Massachusetts Foreclosure and Renters

May 30, 2010

By Massachusetts Bankruptcy Attorney, Kara O’Donnell, Esq.

What Are Their Rights?

Last year, Federal legislation (signed in May 2009) gave important rights to tenants whose landlords have lost their properties through foreclosure.

When the landlord defaults on a mortgage, the mortgage holder, often a bank, either becomes the new owner or sells the property at a public sale. (Or BOTH, if the mortgage holder simply buys its own property back at auction.) If the bank becomes the owner, it may pay a servicing company to handle the property. Tenants will then pay rents to the servicing company, but any maintenance needed will probably not be attended to as servicing companies are notorious for being elusive, absentee landlords.

Even before the foreclosure an investment trust can move in and buy the property. These investment trusts specialize in buying the defaulted loan directly from the bank, then foreclosing, evicting, and selling.

Many tenants face a situation where the new owners (after the foreclosure sale) refuse to be landlords, never making repairs or even paying utility bills. Because the banks are stuck with more and more foreclosed properties that they can’t sell, they do not maintain the properties and the tenants will suffer the consequences of lack of maintenance until they are evicted.

***Renters in Foreclosed Properties No Longer Lose Their Leases***
Before May 20, 2009, renters lost their leases upon foreclosure. But on that day President Obama signed the “Protecting Tenants at Foreclosure Act of 2009” which provided that leases would actually survive a foreclosure — meaning the tenant could stay at least until the end of the lease. Month-to-month tenants would be entitled to 90 days’ notice before having to move out.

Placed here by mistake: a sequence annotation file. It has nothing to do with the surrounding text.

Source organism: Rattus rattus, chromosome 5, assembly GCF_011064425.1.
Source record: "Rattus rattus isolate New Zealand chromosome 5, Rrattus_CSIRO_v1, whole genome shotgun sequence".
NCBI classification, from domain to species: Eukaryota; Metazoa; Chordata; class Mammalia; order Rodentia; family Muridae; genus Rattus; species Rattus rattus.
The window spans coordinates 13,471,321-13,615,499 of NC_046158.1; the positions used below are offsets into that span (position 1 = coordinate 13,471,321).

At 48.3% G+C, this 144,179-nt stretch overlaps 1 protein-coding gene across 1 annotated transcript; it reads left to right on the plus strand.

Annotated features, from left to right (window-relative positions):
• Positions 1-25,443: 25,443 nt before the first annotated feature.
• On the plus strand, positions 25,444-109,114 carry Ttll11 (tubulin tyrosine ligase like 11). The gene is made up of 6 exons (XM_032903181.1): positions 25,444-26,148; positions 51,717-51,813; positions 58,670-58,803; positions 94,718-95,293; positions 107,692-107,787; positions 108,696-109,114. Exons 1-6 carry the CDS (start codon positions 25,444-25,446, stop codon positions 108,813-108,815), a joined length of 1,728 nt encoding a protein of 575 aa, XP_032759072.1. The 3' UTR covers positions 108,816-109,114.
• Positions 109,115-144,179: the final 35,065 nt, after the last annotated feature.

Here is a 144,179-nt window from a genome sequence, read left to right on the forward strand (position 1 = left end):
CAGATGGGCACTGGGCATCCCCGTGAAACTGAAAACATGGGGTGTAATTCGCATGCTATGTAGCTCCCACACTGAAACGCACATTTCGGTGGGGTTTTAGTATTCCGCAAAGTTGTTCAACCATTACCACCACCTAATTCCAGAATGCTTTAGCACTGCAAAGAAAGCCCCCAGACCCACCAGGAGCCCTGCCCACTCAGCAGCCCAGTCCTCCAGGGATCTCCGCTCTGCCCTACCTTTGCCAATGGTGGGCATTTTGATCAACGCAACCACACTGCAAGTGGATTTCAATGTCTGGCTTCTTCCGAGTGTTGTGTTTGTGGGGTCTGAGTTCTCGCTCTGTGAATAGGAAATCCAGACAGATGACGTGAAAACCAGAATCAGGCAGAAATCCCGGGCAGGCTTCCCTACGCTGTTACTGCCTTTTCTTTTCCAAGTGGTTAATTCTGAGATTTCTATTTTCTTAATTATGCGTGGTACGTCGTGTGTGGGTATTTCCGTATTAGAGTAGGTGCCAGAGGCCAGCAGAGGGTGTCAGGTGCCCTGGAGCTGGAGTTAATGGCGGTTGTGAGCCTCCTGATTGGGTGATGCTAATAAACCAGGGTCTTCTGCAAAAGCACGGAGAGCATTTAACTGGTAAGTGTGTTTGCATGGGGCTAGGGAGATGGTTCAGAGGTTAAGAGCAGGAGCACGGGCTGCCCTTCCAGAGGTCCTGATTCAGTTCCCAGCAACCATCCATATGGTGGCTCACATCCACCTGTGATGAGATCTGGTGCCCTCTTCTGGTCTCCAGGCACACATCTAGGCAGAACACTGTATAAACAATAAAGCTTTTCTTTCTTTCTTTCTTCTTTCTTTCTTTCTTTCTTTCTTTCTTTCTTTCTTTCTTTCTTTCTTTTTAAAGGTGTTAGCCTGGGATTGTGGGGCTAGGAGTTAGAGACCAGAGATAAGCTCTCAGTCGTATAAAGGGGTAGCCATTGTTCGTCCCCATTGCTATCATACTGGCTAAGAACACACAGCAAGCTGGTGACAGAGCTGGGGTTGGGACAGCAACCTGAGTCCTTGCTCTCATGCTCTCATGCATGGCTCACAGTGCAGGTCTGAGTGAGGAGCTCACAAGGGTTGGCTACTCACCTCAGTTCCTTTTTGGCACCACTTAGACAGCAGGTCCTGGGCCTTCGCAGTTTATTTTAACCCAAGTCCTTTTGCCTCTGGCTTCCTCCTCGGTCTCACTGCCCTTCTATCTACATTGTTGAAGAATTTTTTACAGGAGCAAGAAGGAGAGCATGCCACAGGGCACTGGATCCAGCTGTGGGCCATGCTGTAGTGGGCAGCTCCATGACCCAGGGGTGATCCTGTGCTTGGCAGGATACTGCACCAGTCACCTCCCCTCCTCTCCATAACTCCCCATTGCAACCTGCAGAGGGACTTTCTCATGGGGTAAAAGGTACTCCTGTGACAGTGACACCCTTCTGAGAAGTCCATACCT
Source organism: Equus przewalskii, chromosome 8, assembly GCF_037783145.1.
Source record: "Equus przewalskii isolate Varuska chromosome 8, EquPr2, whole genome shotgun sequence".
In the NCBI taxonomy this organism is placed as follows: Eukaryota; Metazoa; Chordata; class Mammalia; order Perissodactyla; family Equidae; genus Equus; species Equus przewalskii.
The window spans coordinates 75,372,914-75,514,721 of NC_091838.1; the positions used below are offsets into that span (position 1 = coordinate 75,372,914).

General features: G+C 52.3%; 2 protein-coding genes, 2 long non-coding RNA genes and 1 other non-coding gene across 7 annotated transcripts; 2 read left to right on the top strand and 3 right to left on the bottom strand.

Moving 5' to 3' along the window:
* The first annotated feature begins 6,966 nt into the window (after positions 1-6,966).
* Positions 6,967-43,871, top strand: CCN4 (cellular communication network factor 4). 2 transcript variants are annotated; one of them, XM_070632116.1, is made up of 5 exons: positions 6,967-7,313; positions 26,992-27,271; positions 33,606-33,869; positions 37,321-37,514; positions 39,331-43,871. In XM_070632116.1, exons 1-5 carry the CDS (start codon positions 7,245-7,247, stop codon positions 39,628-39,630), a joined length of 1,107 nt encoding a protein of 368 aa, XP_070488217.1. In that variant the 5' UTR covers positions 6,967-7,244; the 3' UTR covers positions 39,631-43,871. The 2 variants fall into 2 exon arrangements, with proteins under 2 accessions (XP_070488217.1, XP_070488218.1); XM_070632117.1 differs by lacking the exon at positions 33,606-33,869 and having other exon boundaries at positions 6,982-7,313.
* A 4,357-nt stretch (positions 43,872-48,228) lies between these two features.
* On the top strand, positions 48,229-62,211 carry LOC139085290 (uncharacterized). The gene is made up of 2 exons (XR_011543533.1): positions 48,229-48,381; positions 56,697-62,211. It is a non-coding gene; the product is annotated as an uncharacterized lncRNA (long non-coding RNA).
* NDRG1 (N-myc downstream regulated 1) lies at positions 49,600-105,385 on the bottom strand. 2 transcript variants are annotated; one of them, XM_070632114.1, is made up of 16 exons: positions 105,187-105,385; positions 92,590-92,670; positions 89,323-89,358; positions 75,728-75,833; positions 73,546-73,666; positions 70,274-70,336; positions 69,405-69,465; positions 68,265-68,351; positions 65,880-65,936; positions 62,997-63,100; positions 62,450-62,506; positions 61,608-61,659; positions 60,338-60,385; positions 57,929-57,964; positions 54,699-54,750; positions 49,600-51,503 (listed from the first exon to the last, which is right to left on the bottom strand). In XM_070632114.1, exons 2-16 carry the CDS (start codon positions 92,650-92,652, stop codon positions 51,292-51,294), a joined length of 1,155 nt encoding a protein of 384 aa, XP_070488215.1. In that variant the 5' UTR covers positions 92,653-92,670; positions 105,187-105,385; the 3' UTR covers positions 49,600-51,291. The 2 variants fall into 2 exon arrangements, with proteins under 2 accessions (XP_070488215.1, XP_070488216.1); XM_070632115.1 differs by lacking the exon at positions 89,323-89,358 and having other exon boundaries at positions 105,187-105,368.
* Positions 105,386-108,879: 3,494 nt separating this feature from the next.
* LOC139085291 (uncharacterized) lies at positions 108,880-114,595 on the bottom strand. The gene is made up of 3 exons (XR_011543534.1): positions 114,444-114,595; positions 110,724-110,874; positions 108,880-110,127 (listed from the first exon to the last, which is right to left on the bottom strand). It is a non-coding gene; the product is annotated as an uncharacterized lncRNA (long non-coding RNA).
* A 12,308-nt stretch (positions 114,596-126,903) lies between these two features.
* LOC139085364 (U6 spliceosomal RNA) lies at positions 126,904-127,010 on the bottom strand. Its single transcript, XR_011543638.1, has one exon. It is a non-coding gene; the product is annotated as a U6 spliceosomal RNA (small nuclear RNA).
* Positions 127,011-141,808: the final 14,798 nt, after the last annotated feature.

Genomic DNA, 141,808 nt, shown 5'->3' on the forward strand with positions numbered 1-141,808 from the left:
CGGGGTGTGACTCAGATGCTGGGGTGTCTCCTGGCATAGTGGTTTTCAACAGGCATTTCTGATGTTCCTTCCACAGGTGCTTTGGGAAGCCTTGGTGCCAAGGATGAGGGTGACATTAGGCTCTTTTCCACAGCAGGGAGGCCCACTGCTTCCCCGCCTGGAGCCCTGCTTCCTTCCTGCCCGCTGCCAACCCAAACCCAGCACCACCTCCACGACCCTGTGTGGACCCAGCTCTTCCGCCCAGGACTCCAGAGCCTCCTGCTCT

The exception to this law is that if the property is sold to an actual person who intends to live on the property. Then, the buyer may terminate a lease with 90 days’ notice. The law also provides that any Massachusetts legislation that is more favorable to tenants will not be preempted by the federal law.

Does It Make Sense to Evict Tenants?
While some new owners choose to pay lawyers to start eviction procedures others will pay a fee to a management company to collect rent and manage the property.

“Cash for Keys”
To encourage tenants to leave quickly and save on the court costs associated with an eviction, banks offer tenants (or their landlords) a cash payout in exchange for their rapid departure. Thinking that they have little choice, many tenants take the deal.

With the 2009 federal legislation, most tenants with leases will keep their leases, and month-to-month tenants will have at least 90 days to relocate. Tenants with leases have no legal recourse against their former landlords, because they are in the same position with the new owner as they were with the old – the lease survives and ends as it would had there been no foreclosure.

However, a lease-holding tenant whose rental has been bought by a buyer who want to move in to the property ends up less fortunate as he may lose his lease with 90 days’ notice. Normally, the new owner has to wait until the lease ends.

Kara O’Donnell, Esq.
Quincy, Massachusetts

Posted by Kara O’Donnell


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